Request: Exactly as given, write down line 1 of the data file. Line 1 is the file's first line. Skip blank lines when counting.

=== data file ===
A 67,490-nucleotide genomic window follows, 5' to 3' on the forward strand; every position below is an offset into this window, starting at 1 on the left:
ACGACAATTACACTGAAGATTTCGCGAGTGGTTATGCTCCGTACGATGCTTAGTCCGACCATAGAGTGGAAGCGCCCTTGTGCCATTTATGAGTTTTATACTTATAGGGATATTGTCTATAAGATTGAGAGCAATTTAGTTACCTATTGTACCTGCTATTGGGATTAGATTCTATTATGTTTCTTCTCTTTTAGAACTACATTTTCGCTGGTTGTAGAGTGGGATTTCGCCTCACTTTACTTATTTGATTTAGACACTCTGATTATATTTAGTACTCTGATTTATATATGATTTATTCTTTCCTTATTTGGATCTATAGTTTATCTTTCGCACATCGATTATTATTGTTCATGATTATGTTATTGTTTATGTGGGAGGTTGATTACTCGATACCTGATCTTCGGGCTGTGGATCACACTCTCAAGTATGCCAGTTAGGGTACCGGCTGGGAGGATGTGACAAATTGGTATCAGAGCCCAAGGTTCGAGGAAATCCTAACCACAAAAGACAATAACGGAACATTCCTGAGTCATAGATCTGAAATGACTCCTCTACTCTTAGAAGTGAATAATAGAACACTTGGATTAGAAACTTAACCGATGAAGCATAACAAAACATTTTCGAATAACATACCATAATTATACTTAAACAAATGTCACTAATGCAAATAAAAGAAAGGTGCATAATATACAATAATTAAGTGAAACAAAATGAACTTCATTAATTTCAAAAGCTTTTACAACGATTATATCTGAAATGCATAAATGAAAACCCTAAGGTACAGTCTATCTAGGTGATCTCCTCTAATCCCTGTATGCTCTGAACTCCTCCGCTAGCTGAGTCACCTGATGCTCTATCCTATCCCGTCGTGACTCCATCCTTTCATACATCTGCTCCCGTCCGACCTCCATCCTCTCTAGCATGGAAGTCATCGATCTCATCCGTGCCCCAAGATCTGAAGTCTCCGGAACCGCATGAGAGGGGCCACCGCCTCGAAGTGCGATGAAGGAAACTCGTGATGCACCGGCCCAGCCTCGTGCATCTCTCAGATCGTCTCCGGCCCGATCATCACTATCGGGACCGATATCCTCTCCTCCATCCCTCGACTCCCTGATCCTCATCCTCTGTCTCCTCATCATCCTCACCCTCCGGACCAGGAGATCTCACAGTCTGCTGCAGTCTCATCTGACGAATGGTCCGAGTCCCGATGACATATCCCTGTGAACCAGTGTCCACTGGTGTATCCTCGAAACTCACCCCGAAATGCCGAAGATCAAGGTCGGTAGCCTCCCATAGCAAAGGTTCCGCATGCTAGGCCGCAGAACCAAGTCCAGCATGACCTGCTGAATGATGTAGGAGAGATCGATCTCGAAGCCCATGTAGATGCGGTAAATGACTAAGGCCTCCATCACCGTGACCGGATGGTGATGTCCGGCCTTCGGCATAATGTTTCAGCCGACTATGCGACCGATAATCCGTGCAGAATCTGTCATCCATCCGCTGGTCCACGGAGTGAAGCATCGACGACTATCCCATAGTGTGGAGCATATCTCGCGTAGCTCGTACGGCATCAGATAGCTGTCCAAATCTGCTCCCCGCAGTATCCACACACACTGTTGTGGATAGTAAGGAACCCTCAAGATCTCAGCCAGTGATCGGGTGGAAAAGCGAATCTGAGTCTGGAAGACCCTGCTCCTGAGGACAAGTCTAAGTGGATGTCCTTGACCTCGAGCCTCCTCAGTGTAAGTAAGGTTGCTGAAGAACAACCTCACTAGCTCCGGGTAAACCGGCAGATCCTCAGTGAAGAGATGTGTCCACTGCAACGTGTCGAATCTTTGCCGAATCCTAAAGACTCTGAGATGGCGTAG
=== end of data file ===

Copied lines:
A 67,490-nucleotide genomic window follows, 5' to 3' on the forward strand; every position below is an offset into this window, starting at 1 on the left: